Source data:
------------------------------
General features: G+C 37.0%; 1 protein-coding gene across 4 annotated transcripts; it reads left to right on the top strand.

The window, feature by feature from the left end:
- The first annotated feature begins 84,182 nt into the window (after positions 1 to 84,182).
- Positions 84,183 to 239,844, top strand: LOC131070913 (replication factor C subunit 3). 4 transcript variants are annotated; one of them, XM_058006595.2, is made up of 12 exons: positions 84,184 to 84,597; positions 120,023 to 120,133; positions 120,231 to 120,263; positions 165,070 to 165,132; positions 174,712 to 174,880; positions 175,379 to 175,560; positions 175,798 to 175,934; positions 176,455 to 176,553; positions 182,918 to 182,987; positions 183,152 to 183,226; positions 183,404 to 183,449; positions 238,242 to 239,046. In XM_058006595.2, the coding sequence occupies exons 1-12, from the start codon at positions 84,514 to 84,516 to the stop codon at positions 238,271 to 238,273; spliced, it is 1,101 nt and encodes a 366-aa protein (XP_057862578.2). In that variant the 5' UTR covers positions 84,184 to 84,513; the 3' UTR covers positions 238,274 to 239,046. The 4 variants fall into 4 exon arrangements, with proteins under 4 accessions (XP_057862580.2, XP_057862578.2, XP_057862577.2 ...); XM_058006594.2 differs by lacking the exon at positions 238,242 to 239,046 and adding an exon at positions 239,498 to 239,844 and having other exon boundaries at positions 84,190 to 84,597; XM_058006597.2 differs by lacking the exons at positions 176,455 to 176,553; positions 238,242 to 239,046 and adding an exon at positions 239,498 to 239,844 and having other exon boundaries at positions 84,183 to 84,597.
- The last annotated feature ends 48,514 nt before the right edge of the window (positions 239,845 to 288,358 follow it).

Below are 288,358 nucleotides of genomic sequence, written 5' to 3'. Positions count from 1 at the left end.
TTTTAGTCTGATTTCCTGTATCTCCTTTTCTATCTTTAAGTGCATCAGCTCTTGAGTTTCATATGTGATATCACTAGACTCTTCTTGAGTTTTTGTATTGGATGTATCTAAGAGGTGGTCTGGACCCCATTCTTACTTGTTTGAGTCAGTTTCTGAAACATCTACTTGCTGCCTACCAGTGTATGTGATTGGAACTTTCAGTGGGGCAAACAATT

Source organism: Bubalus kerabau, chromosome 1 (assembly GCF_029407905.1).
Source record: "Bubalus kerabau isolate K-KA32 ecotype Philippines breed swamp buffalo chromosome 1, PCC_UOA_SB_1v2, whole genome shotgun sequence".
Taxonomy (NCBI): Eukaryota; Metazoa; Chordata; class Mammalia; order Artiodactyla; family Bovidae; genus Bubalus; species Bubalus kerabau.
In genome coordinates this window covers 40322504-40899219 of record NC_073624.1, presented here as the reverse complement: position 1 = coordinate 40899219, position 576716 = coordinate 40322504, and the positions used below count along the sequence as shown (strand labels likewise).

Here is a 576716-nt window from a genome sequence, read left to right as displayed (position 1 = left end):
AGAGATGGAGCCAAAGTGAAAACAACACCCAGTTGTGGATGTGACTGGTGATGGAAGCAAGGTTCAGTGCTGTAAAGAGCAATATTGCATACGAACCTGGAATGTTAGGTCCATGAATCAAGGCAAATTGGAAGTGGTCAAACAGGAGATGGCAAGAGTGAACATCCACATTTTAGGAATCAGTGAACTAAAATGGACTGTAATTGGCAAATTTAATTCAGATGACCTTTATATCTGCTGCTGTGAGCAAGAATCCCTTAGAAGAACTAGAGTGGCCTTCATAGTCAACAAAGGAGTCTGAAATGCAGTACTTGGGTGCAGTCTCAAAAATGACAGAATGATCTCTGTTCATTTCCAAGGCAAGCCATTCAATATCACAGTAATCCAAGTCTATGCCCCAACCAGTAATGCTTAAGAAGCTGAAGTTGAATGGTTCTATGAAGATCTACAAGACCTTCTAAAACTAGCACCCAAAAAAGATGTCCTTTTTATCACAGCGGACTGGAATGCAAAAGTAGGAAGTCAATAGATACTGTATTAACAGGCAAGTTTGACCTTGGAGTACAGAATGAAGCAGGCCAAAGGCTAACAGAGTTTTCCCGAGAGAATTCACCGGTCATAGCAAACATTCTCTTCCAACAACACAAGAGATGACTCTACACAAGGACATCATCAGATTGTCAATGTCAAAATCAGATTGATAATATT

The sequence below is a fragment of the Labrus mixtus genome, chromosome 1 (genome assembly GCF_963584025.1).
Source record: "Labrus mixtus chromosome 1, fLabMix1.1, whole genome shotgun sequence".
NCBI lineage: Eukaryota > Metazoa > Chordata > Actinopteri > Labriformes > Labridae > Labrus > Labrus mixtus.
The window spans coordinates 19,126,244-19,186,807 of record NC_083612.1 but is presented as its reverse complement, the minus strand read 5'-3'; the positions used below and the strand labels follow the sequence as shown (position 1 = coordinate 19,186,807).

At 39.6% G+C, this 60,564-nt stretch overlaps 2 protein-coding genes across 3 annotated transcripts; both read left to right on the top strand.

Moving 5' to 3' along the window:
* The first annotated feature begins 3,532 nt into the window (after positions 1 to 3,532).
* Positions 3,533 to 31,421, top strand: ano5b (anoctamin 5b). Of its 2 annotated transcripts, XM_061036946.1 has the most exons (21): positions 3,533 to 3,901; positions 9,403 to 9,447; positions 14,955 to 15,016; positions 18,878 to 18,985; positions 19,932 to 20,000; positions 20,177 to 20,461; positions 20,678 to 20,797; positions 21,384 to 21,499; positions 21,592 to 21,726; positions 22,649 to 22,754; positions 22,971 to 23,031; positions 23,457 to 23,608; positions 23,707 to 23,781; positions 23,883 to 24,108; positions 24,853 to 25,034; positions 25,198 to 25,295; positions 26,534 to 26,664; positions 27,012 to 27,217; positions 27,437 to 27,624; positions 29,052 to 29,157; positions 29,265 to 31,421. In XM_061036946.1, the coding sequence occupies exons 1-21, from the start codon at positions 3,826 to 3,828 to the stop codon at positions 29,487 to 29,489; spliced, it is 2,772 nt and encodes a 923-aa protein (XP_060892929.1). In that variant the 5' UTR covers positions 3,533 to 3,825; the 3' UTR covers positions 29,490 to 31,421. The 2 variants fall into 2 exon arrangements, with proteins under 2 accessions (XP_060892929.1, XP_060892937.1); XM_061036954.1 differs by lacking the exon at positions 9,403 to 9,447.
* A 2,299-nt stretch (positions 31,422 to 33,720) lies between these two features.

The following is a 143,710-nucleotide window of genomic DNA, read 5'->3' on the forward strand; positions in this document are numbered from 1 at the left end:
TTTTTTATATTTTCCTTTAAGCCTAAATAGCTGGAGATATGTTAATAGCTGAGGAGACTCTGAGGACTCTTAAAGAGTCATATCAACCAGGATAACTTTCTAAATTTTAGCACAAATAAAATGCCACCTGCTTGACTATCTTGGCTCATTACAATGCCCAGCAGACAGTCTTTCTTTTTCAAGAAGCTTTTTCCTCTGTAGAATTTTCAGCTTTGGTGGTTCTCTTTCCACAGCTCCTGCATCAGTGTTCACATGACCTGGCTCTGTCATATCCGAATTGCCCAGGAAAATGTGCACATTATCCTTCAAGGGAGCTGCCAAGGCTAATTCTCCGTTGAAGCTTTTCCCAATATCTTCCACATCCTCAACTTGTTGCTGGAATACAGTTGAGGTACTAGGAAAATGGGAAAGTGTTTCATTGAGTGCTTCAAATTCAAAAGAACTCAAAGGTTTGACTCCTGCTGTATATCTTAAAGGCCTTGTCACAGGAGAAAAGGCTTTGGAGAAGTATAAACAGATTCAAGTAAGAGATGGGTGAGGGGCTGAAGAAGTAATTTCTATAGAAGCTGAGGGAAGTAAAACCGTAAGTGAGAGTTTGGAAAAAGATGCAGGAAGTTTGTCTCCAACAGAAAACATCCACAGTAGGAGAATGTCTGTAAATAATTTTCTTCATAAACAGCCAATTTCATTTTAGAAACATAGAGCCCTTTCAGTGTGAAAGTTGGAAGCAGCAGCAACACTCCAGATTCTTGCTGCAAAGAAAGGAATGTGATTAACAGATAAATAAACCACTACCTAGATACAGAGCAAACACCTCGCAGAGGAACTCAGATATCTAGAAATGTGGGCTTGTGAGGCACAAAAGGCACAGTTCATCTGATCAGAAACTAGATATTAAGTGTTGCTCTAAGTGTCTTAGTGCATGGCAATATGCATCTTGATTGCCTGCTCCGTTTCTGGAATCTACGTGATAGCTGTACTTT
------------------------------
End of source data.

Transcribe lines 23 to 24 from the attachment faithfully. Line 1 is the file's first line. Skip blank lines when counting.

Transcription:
The following is a 143,710-nucleotide window of genomic DNA, read 5'->3' on the forward strand; positions in this document are numbered from 1 at the left end:
TTTTTTATATTTTCCTTTAAGCCTAAATAGCTGGAGATATGTTAATAGCTGAGGAGACTCTGAGGACTCTTAAAGAGTCATATCAACCAGGATAACTTTCTAAATTTTAGCACAAATAAAATGCCACCTGCTTGACTATCTTGGCTCATTACAATGCCCAGCAGACAGTCTTTCTTTTTCAAGAAGCTTTTTCCTCTGTAGAATTTTCAGCTTTGGTGGTTCTCTTTCCACAGCTCCTGCATCAGTGTTCACATGACCTGGCTCTGTCATATCCGAATTGCCCAGGAAAATGTGCACATTATCCTTCAAGGGAGCTGCCAAGGCTAATTCTCCGTTGAAGCTTTTCCCAATATCTTCCACATCCTCAACTTGTTGCTGGAATACAGTTGAGGTACTAGGAAAATGGGAAAGTGTTTCATTGAGTGCTTCAAATTCAAAAGAACTCAAAGGTTTGACTCCTGCTGTATATCTTAAAGGCCTTGTCACAGGAGAAAAGGCTTTGGAGAAGTATAAACAGATTCAAGTAAGAGATGGGTGAGGGGCTGAAGAAGTAATTTCTATAGAAGCTGAGGGAAGTAAAACCGTAAGTGAGAGTTTGGAAAAAGATGCAGGAAGTTTGTCTCCAACAGAAAACATCCACAGTAGGAGAATGTCTGTAAATAATTTTCTTCATAAACAGCCAATTTCATTTTAGAAACATAGAGCCCTTTCAGTGTGAAAGTTGGAAGCAGCAGCAACACTCCAGATTCTTGCTGCAAAGAAAGGAATGTGATTAACAGATAAATAAACCACTACCTAGATACAGAGCAAACACCTCGCAGAGGAACTCAGATATCTAGAAATGTGGGCTTGTGAGGCACAAAAGGCACAGTTCATCTGATCAGAAACTAGATATTAAGTGTTGCTCTAAGTGTCTTAGTGCATGGCAATATGCATCTTGATTGCCTGCTCCGTTTCTGGAATCTACGTGATAGCTGTACTTT